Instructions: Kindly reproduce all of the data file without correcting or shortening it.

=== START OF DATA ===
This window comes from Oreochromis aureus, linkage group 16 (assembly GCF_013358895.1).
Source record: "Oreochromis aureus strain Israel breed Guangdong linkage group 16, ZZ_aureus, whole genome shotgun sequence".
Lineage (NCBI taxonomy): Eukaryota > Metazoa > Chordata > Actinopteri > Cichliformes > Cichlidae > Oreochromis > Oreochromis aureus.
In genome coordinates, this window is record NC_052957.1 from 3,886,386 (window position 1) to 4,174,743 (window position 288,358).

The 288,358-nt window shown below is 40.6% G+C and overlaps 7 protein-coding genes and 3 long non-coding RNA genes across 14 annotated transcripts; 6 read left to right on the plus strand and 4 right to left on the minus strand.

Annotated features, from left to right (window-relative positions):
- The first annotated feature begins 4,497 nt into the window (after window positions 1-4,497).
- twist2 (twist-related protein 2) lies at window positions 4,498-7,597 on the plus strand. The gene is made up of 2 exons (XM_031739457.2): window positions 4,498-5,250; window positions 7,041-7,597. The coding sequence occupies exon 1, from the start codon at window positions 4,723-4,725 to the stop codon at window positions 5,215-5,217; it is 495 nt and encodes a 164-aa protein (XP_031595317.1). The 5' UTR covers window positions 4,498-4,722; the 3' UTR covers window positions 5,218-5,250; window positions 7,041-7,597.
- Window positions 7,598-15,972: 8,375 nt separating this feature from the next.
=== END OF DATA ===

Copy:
This window comes from Oreochromis aureus, linkage group 16 (assembly GCF_013358895.1).
Source record: "Oreochromis aureus strain Israel breed Guangdong linkage group 16, ZZ_aureus, whole genome shotgun sequence".
Lineage (NCBI taxonomy): Eukaryota > Metazoa > Chordata > Actinopteri > Cichliformes > Cichlidae > Oreochromis > Oreochromis aureus.
In genome coordinates, this window is record NC_052957.1 from 3,886,386 (window position 1) to 4,174,743 (window position 288,358).

The 288,358-nt window shown below is 40.6% G+C and overlaps 7 protein-coding genes and 3 long non-coding RNA genes across 14 annotated transcripts; 6 read left to right on the plus strand and 4 right to left on the minus strand.

Annotated features, from left to right (window-relative positions):
- The first annotated feature begins 4,497 nt into the window (after window positions 1-4,497).
- twist2 (twist-related protein 2) lies at window positions 4,498-7,597 on the plus strand. The gene is made up of 2 exons (XM_031739457.2): window positions 4,498-5,250; window positions 7,041-7,597. The coding sequence occupies exon 1, from the start codon at window positions 4,723-4,725 to the stop codon at window positions 5,215-5,217; it is 495 nt and encodes a 164-aa protein (XP_031595317.1). The 5' UTR covers window positions 4,498-4,722; the 3' UTR covers window positions 5,218-5,250; window positions 7,041-7,597.
- Window positions 7,598-15,972: 8,375 nt separating this feature from the next.